Last April, two men walked out of court free, after serving seventeen years for a murder they said all along they didn't commit. The judge ruled they hadn't either, releasing them that very day. But, both men will be back in court this week as the state has appealed Superior Court Judge Stanley Fuger's decision to release them.
In 1993 two drug addicted prostitutes tied the men to the scene—stating they saw them kill a Fair Haven shop owner. Now, the women are clean and have recanted their stories, stating New Haven police coerced them into identifying the two men in question.
As the New Haven Advocate reports, however, this isn't the only case. Soon another hearing will take place, involving different defendants but several of the same original officers.
In this other recent case there are allegations of coerced testimonies, harassment, and intimidation. One of the defendants states he was threatened if he didn't confess, his mother would be arrested and his twin infants would be put in state custody.
For many of the general public, it's hard to imagine why someone would confess to a crime they didn't commit. After all, why would you put yourself in a position to go to prison for something you didn't do?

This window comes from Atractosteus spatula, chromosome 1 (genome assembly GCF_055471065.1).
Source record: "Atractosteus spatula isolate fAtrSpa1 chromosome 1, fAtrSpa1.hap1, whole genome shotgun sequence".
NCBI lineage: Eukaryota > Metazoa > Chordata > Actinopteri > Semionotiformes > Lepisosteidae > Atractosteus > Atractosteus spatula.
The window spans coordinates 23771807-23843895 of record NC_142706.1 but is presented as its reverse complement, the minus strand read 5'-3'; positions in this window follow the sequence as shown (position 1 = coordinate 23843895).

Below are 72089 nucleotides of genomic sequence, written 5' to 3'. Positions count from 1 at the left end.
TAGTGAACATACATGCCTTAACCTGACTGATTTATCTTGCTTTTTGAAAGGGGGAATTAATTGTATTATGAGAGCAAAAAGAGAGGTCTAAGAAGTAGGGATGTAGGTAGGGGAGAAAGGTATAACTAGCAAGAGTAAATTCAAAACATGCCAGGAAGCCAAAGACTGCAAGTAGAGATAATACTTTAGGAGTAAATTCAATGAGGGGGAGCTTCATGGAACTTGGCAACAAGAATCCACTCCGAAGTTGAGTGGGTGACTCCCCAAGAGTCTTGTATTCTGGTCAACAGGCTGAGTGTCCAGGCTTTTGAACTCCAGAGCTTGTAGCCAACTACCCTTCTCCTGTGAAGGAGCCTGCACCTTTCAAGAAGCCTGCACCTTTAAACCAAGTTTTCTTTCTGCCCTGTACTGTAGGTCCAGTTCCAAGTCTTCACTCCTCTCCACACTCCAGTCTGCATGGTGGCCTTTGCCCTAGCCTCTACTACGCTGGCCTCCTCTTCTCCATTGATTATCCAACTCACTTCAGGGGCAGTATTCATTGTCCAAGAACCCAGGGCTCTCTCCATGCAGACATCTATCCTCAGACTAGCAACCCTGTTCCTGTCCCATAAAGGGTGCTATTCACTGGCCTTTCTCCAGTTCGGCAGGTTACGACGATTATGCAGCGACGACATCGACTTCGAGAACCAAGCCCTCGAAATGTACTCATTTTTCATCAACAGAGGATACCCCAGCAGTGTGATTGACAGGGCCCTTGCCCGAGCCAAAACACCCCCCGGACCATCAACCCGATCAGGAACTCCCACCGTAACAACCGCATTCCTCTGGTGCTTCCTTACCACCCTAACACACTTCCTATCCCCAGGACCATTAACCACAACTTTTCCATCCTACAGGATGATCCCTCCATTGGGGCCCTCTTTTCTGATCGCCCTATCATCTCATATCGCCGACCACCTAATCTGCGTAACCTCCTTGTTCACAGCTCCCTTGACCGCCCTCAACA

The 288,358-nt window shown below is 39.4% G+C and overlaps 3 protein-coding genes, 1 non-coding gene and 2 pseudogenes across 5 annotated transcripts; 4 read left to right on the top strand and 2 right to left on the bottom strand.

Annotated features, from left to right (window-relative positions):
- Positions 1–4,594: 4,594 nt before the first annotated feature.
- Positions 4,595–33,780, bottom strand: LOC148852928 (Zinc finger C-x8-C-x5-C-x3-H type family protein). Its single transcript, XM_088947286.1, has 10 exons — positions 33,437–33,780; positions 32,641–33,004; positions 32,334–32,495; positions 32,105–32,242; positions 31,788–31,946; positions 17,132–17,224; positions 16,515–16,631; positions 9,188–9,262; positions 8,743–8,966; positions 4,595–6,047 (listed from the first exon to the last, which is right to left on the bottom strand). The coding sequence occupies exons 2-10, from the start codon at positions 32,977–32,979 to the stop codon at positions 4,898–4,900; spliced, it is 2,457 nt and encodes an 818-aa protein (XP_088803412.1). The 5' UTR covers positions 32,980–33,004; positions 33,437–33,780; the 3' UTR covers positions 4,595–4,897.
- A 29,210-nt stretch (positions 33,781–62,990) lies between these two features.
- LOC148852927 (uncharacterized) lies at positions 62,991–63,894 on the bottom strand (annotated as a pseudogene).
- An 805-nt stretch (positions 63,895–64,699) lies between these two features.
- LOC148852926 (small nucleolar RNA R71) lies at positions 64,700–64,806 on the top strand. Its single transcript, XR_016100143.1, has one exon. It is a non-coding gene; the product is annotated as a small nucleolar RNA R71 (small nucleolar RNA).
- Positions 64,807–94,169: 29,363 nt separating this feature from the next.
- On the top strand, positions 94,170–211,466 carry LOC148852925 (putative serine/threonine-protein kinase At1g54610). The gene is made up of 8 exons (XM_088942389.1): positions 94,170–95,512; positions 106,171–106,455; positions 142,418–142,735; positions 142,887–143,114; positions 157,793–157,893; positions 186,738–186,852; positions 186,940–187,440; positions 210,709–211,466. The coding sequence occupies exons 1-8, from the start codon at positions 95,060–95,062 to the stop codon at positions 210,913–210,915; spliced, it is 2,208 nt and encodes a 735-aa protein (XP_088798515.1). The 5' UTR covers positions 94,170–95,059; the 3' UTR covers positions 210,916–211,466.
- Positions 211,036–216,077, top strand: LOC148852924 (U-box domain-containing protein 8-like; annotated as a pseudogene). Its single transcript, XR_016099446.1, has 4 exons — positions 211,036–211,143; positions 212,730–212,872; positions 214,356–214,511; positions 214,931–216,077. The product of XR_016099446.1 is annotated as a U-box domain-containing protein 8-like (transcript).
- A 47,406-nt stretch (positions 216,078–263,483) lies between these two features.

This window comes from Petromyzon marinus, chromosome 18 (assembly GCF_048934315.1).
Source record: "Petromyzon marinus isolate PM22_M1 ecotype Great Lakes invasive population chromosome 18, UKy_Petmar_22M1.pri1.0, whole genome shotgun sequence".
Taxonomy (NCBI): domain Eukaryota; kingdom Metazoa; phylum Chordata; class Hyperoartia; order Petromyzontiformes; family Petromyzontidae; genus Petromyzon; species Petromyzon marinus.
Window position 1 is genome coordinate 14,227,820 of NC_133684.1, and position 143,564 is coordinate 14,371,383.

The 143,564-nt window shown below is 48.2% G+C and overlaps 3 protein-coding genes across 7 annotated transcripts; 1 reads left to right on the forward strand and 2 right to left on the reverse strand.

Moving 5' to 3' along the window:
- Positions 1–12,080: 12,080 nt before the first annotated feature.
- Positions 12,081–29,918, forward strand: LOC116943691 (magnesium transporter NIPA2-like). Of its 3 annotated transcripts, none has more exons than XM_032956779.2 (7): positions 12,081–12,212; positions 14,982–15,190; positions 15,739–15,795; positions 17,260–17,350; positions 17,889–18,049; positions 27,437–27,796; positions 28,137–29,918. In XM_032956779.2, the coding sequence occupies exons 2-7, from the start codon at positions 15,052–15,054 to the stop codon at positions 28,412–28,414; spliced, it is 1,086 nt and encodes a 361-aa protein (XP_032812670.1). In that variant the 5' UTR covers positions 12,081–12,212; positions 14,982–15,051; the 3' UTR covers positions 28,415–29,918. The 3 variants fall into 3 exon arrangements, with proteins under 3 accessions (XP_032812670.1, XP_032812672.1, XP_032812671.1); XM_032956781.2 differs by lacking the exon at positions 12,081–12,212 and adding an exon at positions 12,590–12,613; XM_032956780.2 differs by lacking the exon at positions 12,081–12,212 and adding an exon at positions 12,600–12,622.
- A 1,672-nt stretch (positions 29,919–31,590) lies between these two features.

But many are surprised to find out that a large percentage of DNA exonerations involved a false confession. When under the pressure of an interrogation and particularly if you are threatened with more severe penalties without a confession, such a confession can seem like the only way out.
In these New Haven cases, what will happen to the men claiming innocence remains to be seen. As for the police that may have coerced confessions and eyewitness identifications it seems nothing will be done. The state's attorney sees no reason for action at this point, even though he acknowledges the defense attorneys have a basis for the claims in the habeas petition.
Being questioned by police when you are a suspect can be extremely stressful. This isn't just a friendly interview in many cases. Despite the fact that the investigating officer may initially seem to be on your side, they are investigating a crime and may suspect you played a role in it.
What some people don't realize is that their right to an attorney exists at all stages of the criminal investigation process. If the police begin asking you questions you can refuse to answer them until you speak with an attorney. You are also protected against “self incrimination” which means you can refuse to answer questions based on the fact that you don't want to say anything that the police may later use against you.
But when you are being interrogated, these things sometimes don't even cross your mind. You just want to clear your name.
If you are facing criminal charges and aren't sure what to tell the police and what to keep to yourself, consulting with a criminal defense lawyer is a good first step. Contact my offices today for a consultation on your case.
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